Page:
Wednesday, March 04, 2015

50 Plates of Grey

When I travel, I try to do a morning run to stay in shape AND to get a quick overview of the city I am staying in. And yes, I run with my camera. On my most recent trip to Savannah, I was shocked to see that the old boarded up Greyhound Station had been restored and repurposed as a restaurant titled The Grey.

The original terrazzo tile entrance remains, welcoming diners as they enter.

The vitrolite panels, a staple in many art deco buildings, looked brand-spanking new. I later found out that they were, as the originals had been stucco-ed over and ruined beyond repair.

I came back to try it that night, despite what the concierge at my inn had told me when I asked him what kind of food they served. "Probably burgers." I found out when I entered that this was definitely not a burger joint. What an idiot.

While I waited for my table, I had an El Diablo, a vintage cocktail expertly crafted by the bearded bartender. It was a great start to a fantastic experience.

The interior was just as amazing as the outside. While it was obvious that the place had been cleaned up and restored, there were still enough original gritty details to let you know you were in a historic structure.

The place was packed with diners who were obviously enjoying their food.

I started off with probably the best beet salad I have ever eaten. The beets were roasted to perfection and served with their greens and a buttermilk yogurt dressing. I normally take photos of what I eat, but this time, I didn't bother, as much of what I ate would not have translated into a pretty picture. My grilled hanger steak was served with a potato cake and a fenugreek aioli, and it pretty much melted in my mouth. I also ordered the whole fired (not fried) sweet potato; I ate the whole thing…skin and all.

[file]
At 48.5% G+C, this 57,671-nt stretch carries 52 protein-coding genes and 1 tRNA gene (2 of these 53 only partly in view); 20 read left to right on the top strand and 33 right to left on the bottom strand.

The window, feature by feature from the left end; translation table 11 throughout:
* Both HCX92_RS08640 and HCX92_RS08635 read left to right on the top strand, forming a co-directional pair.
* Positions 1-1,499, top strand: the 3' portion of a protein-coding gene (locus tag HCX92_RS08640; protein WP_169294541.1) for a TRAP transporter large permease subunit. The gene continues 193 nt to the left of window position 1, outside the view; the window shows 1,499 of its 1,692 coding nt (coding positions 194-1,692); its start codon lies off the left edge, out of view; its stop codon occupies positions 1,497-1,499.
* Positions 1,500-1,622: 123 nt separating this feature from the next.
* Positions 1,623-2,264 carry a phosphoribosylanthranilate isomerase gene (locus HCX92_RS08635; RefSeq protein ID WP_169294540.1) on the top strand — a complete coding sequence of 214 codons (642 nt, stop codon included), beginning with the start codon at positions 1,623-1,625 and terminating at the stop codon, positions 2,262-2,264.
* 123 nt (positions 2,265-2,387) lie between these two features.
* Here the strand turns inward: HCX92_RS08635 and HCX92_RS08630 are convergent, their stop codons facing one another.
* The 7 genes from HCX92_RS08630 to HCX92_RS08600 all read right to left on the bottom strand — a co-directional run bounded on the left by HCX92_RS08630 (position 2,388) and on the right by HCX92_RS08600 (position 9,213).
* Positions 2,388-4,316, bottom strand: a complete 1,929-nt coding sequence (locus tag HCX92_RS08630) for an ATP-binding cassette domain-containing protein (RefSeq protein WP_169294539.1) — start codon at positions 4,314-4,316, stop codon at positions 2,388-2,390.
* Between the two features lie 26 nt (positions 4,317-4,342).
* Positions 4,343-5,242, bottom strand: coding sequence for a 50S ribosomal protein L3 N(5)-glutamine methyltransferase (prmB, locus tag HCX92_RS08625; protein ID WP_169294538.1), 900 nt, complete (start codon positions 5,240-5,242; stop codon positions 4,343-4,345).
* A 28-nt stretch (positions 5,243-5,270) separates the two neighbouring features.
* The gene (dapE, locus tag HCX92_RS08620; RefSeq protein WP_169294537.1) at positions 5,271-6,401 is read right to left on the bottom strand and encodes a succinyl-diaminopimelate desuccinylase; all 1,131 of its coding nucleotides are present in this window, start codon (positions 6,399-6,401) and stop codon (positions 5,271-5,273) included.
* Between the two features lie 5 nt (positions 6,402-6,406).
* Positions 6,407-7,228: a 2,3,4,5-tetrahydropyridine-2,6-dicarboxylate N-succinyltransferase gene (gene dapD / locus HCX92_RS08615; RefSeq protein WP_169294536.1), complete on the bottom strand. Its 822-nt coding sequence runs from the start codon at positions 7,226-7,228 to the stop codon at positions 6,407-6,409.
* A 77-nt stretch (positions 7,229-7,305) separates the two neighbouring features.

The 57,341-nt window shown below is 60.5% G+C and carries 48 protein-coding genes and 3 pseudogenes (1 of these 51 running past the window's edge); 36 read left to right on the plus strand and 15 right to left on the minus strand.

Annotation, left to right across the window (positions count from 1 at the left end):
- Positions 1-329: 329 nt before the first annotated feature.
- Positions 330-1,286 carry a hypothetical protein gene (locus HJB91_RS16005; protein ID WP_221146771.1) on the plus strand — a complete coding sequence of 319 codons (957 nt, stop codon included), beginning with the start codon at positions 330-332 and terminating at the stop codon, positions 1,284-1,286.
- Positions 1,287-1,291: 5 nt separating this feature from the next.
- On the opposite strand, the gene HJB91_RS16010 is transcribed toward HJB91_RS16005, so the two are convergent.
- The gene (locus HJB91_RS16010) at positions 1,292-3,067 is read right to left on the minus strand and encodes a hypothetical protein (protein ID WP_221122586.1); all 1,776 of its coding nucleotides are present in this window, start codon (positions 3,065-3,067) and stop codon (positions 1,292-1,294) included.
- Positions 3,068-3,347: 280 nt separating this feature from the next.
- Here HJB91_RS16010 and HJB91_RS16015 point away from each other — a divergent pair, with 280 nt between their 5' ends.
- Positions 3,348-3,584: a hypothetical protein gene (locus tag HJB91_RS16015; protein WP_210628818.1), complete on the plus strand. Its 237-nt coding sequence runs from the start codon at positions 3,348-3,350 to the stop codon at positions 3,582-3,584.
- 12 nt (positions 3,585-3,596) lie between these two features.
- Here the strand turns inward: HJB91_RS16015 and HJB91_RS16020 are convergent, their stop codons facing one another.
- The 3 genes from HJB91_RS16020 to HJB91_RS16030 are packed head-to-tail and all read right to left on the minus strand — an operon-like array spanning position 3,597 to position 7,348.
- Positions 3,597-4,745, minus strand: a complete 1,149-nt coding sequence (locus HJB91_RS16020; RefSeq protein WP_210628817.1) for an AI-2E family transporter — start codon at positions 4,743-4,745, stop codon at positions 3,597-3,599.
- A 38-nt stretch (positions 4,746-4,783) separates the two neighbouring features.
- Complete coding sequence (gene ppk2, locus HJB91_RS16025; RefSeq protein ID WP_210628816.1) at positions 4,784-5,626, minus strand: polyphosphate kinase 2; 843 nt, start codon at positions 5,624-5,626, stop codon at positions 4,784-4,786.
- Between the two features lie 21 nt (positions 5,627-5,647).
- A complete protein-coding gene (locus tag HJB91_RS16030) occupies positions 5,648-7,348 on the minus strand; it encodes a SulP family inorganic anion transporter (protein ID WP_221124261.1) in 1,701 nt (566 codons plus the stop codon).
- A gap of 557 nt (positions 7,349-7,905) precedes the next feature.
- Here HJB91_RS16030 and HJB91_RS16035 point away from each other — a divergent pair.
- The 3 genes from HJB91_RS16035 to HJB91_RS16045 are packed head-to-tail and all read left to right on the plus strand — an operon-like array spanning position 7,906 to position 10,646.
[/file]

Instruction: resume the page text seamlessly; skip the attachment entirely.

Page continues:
Besides a complimentary appetizer, the owner also served up this deliciously retro frozen lemonade on a stick to cleanse my palette. Concocted by Chef Mashama Bailey, they are a throwback to the popsicles she once ate back in the 1980's at a neighbor's house.

Dessert was a tasty apple cobbler, accompanied by a cheese biscuit and vanilla ice cream from Leopold's, a local ice cream shop (more on them in a future post).

All of the signage was expertly crafted, creatively reminding guests of the structure's origins.

I am still salivating over the vintage tile.

And yes, I took my camera to the restrooms.

A pop of color, courtesy of this photo of a drag queen's gams:

Original floor tiles; be still my heart.

The capper to the whole experience was the fantabulous wait staff. Scott and Kate were the absolute best. Great conversation, thoughtful recommendations, and a huge dose of hip. Best of all, Scott serves a mean Skinny Bitch Tea! Not sure it helped much with the waistline, but it was worth a try!

I had the pleasure of talking to the owner, John Morisano, who gave me the back story on his restaurant. Typically focusing on tech and media startups, New Yorker Morisano fell in love with the dilapidated building when he first saw it back in 2012. Kudos to Morisano for what he has created. I ended up returning a second time, and plan on doing so again when I next visit my favorite southern city.

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K. Martinez said...

Wow!! What beautiful photos today. This place looks amazing inside and out. The sweet potato sounds awesome. Being a potato freak, I've always eaten the whole thing, skin and all. I'm hungry already.

Irene said...

What an amazing place! I hope you want back to the hotel concierge and gave him a what for!

Fifthrider said...

Holy cow. I'm tempted to say what you found inside trumped the outside but no, it does not. They are equally fantastic and on par. The concierge doesn't know his own territory and has become complacent with known recommendations. New or vintage, the place is clean and organized with a clear theme. ....I'm talking to you, modern day Imagineers. (ahem)

Martin Turnbull said...

Thanks for posting these photos! I love them! I only wish this place was in California - I'd be there in a heart beat.